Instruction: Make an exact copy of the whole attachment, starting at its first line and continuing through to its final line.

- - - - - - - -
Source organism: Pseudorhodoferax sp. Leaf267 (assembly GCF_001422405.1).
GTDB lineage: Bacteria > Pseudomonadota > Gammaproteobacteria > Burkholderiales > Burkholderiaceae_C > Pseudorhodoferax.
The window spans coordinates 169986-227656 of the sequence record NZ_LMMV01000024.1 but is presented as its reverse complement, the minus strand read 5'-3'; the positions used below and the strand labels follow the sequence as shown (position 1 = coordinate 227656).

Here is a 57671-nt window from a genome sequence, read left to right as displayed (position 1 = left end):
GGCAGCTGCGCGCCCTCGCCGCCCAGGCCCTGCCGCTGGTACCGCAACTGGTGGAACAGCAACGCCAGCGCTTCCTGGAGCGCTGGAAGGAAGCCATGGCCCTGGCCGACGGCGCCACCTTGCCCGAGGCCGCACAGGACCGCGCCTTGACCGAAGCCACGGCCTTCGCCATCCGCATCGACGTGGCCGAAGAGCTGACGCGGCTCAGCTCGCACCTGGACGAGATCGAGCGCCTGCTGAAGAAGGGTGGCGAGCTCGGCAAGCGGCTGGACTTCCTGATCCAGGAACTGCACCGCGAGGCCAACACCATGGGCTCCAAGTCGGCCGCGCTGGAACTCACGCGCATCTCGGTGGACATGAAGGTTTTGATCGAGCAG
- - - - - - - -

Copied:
Source organism: Pseudorhodoferax sp. Leaf267 (assembly GCF_001422405.1).
GTDB lineage: Bacteria > Pseudomonadota > Gammaproteobacteria > Burkholderiales > Burkholderiaceae_C > Pseudorhodoferax.
The window spans coordinates 169986-227656 of the sequence record NZ_LMMV01000024.1 but is presented as its reverse complement, the minus strand read 5'-3'; the positions used below and the strand labels follow the sequence as shown (position 1 = coordinate 227656).

Here is a 57671-nt window from a genome sequence, read left to right as displayed (position 1 = left end):
GGCAGCTGCGCGCCCTCGCCGCCCAGGCCCTGCCGCTGGTACCGCAACTGGTGGAACAGCAACGCCAGCGCTTCCTGGAGCGCTGGAAGGAAGCCATGGCCCTGGCCGACGGCGCCACCTTGCCCGAGGCCGCACAGGACCGCGCCTTGACCGAAGCCACGGCCTTCGCCATCCGCATCGACGTGGCCGAAGAGCTGACGCGGCTCAGCTCGCACCTGGACGAGATCGAGCGCCTGCTGAAGAAGGGTGGCGAGCTCGGCAAGCGGCTGGACTTCCTGATCCAGGAACTGCACCGCGAGGCCAACACCATGGGCTCCAAGTCGGCCGCGCTGGAACTCACGCGCATCTCGGTGGACATGAAGGTTTTGATCGAGCAG